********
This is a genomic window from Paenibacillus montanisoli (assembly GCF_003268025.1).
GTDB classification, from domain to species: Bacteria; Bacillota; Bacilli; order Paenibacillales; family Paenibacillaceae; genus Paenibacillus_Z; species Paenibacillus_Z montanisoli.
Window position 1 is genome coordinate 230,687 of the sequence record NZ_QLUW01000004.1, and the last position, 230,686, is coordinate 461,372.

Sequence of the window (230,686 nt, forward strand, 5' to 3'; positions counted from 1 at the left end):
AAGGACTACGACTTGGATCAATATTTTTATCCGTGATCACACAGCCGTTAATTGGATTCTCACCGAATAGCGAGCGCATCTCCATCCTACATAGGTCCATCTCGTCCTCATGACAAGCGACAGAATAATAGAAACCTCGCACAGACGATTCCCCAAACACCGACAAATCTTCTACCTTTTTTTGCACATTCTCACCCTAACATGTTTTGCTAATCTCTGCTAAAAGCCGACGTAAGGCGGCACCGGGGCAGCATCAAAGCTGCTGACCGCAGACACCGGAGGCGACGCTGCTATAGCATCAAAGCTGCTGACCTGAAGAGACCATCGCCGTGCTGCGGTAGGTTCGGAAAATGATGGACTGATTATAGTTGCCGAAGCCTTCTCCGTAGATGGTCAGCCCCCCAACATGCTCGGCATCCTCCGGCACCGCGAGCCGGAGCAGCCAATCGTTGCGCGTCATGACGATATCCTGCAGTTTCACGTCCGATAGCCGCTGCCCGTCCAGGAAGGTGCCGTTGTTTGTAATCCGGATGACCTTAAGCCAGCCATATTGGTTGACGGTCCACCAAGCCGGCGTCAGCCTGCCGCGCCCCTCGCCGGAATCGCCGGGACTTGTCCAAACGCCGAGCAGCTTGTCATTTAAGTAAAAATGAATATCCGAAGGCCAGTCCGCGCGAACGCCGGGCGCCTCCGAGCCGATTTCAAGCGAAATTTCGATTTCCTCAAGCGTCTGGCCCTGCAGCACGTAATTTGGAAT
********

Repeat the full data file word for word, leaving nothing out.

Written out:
This is a genomic window from Paenibacillus montanisoli (assembly GCF_003268025.1).
GTDB classification, from domain to species: Bacteria; Bacillota; Bacilli; order Paenibacillales; family Paenibacillaceae; genus Paenibacillus_Z; species Paenibacillus_Z montanisoli.
Window position 1 is genome coordinate 230,687 of the sequence record NZ_QLUW01000004.1, and the last position, 230,686, is coordinate 461,372.

Sequence of the window (230,686 nt, forward strand, 5' to 3'; positions counted from 1 at the left end):
AAGGACTACGACTTGGATCAATATTTTTATCCGTGATCACACAGCCGTTAATTGGATTCTCACCGAATAGCGAGCGCATCTCCATCCTACATAGGTCCATCTCGTCCTCATGACAAGCGACAGAATAATAGAAACCTCGCACAGACGATTCCCCAAACACCGACAAATCTTCTACCTTTTTTTGCACATTCTCACCCTAACATGTTTTGCTAATCTCTGCTAAAAGCCGACGTAAGGCGGCACCGGGGCAGCATCAAAGCTGCTGACCGCAGACACCGGAGGCGACGCTGCTATAGCATCAAAGCTGCTGACCTGAAGAGACCATCGCCGTGCTGCGGTAGGTTCGGAAAATGATGGACTGATTATAGTTGCCGAAGCCTTCTCCGTAGATGGTCAGCCCCCCAACATGCTCGGCATCCTCCGGCACCGCGAGCCGGAGCAGCCAATCGTTGCGCGTCATGACGATATCCTGCAGTTTCACGTCCGATAGCCGCTGCCCGTCCAGGAAGGTGCCGTTGTTTGTAATCCGGATGACCTTAAGCCAGCCATATTGGTTGACGGTCCACCAAGCCGGCGTCAGCCTGCCGCGCCCCTCGCCGGAATCGCCGGGACTTGTCCAAACGCCGAGCAGCTTGTCATTTAAGTAAAAATGAATATCCGAAGGCCAGTCCGCGCGAACGCCGGGCGCCTCCGAGCCGATTTCAAGCGAAATTTCGATTTCCTCAAGCGTCTGGCCCTGCAGCACGTAATTTGGAAT